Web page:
Let’s Talk Pinoy!

Aloha August, welcome September, the first -ber month and you know what it means. It means time will pass by so fast the next thing you know, holidays are coming and the year is gone. For Filipinos, the 1st day of September is the beginning of Christmas season, which makes the Philippines holding the longest running festivity of the Christmas season per Wikipedia. That is why even here in Hawai‘i, Christmas songs are played on the radio station on the 1st of September.

Shout out to all the September babies! We have the most birthdays this month! Do you know why? Because it’s cold in December when they were conceived … . Happy birthday to Keilah and Deja (1st), Mana (6th, our fur baby), Arissa Kira (7th), Justin Dumlao (7th), Lalaine Pasion (10th), my cousin Mando Domion (13th), Ferdinand Cajigal (15th), Debbie and Julia (17th), to my mom, Dolly (21st), and Didi Hamai (22nd). Also, a shout out Happy birthday to our Maui Senator Gil Keith-Agaran! Pada-pada kam nga kumablaaw ti naimbag nga panagkasangay yo amin! (Happy birthday to all!) Happy, Happy birthday to you! (Tagalog) Maligayang bati sa inyong kaarawan! (Ilokano) Naimbag nga panagkasangay mo! (Ibanag) Makapagayaya nga aggaw na nikeyana mu! (Kapampangan) Masayang kebaitan queca! (Ilonggo) Masadya gid nga adlaw sa imo pagkatawo!

Let’s visit our friends Angel and Michael and see what’s going on with them this month, shall we?

Michael’s mom repeats what she said to Angel, “You don’t like the monggo beans, iha?” (“Iha” is a term of endearment.)

Angel replies shyly and says, “I love monggo beans po. I’m just not used to having it with marunggay leaves.”

Michael’s inahan (mother) replies and says, “In Ilocos, we put marunggay leaves on most of other vegetables. We don’t like bittermelon because it makes us bitter and look older.”

And they all laugh at what Michael’s nanay (mother) says.

Knock, knock knock … .

And they all stop laughing together when they hear a loud knock and puzzledly look at each other.

Then the knocking continues … And continues … with urgency this time.

Total silence fills the table.

“Sino (Who) could be coming this late?” says Michael’s mom.

Michael is about to stand up but his mom stops him and stands, “It’s ok, I’ll go and open the pasbul (door).” She stands up and walks towards the front pintuan (door).

Michael’s mom stops in front of the ridaw (door) and takes a deep breath and says, “Sinni (who) is it?”

“Mila, can you please open the ganhaan (door)?” Michael’s dad says softly.

“Robert?! Ano (What) in the world … Hani (What) are you doing outside? You were just at the table eating and the next thing you knew, you are in the front puwerta (door)?” Michael’s mom says scolding him.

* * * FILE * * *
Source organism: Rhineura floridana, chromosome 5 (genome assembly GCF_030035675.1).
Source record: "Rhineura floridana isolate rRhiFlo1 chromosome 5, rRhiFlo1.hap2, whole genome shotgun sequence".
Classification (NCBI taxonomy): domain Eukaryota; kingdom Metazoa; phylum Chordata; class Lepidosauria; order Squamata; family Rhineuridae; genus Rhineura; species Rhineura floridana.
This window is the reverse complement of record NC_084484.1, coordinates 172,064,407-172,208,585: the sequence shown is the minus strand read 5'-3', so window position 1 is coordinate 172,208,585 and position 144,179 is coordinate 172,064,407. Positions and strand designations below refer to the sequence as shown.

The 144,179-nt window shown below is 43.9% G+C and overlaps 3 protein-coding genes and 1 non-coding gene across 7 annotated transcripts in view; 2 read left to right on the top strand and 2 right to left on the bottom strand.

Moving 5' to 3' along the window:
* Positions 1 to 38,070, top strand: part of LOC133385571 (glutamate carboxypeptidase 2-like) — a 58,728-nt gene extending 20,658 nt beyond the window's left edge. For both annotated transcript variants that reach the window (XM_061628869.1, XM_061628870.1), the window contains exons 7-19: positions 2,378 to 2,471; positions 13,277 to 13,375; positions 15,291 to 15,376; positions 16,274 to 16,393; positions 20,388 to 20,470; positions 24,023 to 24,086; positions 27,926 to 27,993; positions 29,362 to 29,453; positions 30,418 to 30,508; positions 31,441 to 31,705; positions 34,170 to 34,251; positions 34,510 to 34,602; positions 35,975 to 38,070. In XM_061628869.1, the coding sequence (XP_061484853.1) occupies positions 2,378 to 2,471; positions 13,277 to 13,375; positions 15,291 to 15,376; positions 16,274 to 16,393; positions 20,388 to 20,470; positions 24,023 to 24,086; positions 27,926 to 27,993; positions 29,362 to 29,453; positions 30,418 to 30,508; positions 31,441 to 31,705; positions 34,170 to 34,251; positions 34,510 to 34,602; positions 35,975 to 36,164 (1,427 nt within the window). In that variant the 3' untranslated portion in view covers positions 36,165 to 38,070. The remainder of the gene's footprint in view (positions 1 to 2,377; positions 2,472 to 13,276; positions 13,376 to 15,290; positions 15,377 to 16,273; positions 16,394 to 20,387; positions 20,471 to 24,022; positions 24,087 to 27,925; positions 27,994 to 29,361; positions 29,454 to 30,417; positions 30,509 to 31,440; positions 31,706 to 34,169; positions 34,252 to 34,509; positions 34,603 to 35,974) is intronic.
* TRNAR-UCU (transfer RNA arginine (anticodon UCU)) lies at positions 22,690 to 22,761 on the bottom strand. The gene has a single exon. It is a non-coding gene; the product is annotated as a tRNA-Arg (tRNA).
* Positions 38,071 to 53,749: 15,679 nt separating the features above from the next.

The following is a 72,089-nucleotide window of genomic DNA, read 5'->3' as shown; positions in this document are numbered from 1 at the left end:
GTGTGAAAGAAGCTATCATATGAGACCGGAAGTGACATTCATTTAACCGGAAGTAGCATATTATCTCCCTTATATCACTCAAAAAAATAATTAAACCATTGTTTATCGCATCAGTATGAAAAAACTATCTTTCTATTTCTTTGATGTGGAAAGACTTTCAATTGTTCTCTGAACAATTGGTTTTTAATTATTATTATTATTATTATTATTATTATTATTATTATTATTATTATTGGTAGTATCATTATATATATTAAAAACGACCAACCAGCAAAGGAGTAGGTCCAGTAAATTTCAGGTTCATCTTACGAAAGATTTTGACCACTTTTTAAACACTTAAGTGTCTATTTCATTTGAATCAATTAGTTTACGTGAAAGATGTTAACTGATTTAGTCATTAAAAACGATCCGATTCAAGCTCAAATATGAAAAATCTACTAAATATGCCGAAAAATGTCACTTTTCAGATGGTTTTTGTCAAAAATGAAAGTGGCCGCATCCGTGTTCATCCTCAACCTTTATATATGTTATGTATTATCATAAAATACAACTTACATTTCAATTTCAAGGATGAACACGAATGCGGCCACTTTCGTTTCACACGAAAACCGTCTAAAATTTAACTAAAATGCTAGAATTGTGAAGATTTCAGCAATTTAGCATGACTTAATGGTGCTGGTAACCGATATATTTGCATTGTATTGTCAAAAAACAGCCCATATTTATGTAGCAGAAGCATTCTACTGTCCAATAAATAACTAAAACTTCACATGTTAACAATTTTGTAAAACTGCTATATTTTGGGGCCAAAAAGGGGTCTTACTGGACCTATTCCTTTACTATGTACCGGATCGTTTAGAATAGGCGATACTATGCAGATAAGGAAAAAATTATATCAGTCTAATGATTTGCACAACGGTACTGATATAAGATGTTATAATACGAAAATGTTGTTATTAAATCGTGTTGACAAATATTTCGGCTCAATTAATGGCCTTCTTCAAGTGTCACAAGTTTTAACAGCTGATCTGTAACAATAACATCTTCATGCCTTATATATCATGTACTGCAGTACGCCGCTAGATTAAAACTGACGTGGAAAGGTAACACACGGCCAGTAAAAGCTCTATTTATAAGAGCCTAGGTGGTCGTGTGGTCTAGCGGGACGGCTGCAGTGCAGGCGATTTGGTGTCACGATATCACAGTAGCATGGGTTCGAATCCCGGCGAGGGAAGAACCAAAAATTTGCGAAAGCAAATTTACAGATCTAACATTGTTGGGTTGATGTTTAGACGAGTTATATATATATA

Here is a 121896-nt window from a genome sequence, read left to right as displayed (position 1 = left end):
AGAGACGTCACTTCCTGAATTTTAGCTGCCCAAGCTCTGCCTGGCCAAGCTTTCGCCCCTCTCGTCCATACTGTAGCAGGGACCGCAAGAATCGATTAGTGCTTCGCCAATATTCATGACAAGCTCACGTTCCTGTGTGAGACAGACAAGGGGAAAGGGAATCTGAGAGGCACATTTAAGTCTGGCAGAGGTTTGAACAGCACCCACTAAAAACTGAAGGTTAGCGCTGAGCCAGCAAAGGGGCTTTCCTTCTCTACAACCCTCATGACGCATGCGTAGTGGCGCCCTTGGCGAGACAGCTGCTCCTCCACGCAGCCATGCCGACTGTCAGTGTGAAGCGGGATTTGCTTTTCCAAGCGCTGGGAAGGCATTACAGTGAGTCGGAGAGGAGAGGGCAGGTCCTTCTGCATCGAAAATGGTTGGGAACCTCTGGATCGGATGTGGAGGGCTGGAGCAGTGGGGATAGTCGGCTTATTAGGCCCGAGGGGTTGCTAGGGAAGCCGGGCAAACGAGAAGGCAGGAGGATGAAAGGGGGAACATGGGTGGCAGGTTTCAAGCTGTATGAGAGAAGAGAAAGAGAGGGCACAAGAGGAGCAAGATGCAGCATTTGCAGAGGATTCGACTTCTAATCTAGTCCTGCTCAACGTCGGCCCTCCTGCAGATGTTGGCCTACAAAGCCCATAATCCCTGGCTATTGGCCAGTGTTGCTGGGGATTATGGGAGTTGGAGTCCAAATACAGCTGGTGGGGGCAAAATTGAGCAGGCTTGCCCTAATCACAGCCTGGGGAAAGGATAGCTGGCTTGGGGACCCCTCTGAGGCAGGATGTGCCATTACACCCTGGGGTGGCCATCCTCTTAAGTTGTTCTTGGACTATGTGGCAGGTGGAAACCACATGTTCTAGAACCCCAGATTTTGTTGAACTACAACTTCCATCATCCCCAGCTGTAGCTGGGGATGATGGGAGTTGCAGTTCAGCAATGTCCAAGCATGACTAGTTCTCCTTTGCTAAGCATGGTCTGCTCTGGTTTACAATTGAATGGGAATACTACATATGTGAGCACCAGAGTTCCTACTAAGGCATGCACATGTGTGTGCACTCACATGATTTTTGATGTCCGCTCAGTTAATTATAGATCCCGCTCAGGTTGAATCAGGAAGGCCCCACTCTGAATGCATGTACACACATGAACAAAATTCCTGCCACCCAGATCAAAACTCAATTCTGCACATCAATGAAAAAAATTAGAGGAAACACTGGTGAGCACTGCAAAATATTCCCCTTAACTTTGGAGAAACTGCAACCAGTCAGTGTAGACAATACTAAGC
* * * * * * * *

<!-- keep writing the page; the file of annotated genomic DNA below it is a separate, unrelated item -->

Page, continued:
She rushes to unlock the lukub (door) for her husband and lets him in.

“I was watering the plants outside and left the keys to the storage and the tools by the fence. I just remembered it when we were eating so I rushed to go out and get it. I left the back pasbul (door) open so I can come back but for some reason, it closed and locked. I was not able to come in,” he explains to his wife.

“Nanoyin (What) are we going to do?” she cuts him off.

“We’re going back to the table to finish our dinner,” Michael’s dad says.

“No, silly. I’m talking about Angel,” Michael’s mom says sarcastically.

“Oh, that? I don’t know. I leave it to you, you are the expert on all areas especially that one,” Michael’s dad says and rushes to sit at the dining table.

Michael’s mom is left speechless. She doesn’t know what to do so she just follows her husband to the dining table.

Michael, Angel and Michael’s dad are laughing when she gets to the table. She sits quietly and looks at Angel.

She quietly eats while the three are laughing so loud. She would ngiti (smile) once in a while as if she was participating in their conversation.

They are talking about celebrities, about food and places they would like to visit. She is just listening to them and not really paying attention.

She isem (smiles) at Angel. Then she looks at Michael, and she timan (smiles). Then she turns to her husband and gives him the “eye.”
Do you know what the “eye” means? Does your mom give you the “eye?” Or your grandma maybe?

Find out or ask the elderly what the “eye” means.

Anyways, that’s all I have. Keep an eye out for my column in every issue. I’m Dulce, helping you to master your Filipino Languages. Like always, let’s laugh, let’s makinig (listen), and Let’s Talk Pinoy! Hanggang sa muli! (Until next time!) Ingat! (Take care!)

Dulce Karen Butay was graduated from Maui High School and received her Associate in Arts degree in Liberal Arts from Maui Community College. She earned her Bachelor of Science in Business Administration, specializing in Accounting, from the University of Hawai‘i – West O‘ahu. She is currently the Administrative Officer at the County of Maui, Department of Finance. Butay is a licensed Resident Producer of Life Insurance with World Financial Group and an Independent Consultant of Saladmaster. She is now part of Saladmaster’s Travel Club and won an all-expenses paid trip to Cancún, Mexico. Butay has traveled to Texas, the Philippines and Thailand as one of the delegates from Island Healthy Solutions, a Saladmaster dealer here on Maui.